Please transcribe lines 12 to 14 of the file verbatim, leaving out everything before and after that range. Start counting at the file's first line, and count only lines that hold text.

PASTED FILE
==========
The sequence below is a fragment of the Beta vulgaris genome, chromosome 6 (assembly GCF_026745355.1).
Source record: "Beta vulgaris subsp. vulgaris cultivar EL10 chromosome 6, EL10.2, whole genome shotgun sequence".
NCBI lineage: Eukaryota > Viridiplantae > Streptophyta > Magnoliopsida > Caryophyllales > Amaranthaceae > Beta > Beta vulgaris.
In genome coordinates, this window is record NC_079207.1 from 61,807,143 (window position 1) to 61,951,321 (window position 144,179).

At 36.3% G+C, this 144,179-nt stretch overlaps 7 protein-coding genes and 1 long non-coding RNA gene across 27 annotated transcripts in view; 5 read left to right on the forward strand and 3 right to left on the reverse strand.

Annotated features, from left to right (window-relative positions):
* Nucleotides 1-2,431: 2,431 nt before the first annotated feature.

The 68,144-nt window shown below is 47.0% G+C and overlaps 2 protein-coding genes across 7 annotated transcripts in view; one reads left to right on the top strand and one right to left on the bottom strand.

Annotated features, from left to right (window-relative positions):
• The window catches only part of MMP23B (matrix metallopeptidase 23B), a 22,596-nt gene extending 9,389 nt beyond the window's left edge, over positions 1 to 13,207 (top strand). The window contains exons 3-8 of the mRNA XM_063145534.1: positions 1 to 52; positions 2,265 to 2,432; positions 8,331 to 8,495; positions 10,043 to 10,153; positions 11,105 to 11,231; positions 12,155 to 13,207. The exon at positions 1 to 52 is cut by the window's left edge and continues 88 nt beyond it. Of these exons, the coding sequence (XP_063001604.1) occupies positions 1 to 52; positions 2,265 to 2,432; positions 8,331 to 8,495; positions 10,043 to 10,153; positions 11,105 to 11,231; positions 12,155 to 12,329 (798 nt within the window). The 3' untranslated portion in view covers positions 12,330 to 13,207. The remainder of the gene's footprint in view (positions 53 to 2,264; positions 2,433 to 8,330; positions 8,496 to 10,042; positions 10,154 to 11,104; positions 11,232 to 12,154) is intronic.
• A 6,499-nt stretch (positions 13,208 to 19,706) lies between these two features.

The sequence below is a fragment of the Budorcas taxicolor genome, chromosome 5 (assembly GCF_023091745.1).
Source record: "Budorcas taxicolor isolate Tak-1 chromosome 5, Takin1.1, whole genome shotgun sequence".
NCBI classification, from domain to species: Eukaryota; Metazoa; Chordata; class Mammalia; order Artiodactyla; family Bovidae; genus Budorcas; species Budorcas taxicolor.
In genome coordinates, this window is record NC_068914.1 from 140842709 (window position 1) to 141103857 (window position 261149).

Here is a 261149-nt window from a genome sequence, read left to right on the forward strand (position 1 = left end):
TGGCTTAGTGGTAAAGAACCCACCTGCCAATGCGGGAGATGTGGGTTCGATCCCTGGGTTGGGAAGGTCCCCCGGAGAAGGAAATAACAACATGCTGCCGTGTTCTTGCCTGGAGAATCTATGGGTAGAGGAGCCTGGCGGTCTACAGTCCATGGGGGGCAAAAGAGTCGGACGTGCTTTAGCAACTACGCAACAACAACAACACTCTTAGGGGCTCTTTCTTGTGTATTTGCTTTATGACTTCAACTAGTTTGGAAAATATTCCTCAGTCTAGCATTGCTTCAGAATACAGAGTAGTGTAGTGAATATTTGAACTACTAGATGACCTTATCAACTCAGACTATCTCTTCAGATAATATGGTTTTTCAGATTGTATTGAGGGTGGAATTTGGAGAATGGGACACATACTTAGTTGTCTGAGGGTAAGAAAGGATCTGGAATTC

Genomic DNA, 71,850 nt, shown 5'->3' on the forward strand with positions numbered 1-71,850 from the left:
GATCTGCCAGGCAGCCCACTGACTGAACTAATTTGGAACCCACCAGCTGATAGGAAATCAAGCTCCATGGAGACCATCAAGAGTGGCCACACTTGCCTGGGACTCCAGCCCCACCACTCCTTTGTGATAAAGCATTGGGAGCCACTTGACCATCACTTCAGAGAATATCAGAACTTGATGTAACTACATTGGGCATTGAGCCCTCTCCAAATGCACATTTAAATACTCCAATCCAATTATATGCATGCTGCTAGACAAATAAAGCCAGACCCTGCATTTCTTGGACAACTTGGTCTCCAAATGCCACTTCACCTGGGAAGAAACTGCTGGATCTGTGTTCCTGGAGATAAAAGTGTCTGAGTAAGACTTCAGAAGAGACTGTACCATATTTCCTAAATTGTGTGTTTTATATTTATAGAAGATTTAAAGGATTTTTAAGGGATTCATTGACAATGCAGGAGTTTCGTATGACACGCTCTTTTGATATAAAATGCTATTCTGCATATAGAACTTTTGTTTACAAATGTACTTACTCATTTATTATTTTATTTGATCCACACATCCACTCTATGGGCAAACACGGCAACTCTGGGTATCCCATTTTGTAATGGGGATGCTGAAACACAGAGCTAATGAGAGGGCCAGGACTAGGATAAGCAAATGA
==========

The sequence below is a fragment of the Budorcas taxicolor genome, chromosome 5 (assembly GCF_023091745.1).
Source record: "Budorcas taxicolor isolate Tak-1 chromosome 5, Takin1.1, whole genome shotgun sequence".
NCBI classification, from domain to species: Eukaryota; Metazoa; Chordata; class Mammalia; order Artiodactyla; family Bovidae; genus Budorcas; species Budorcas taxicolor.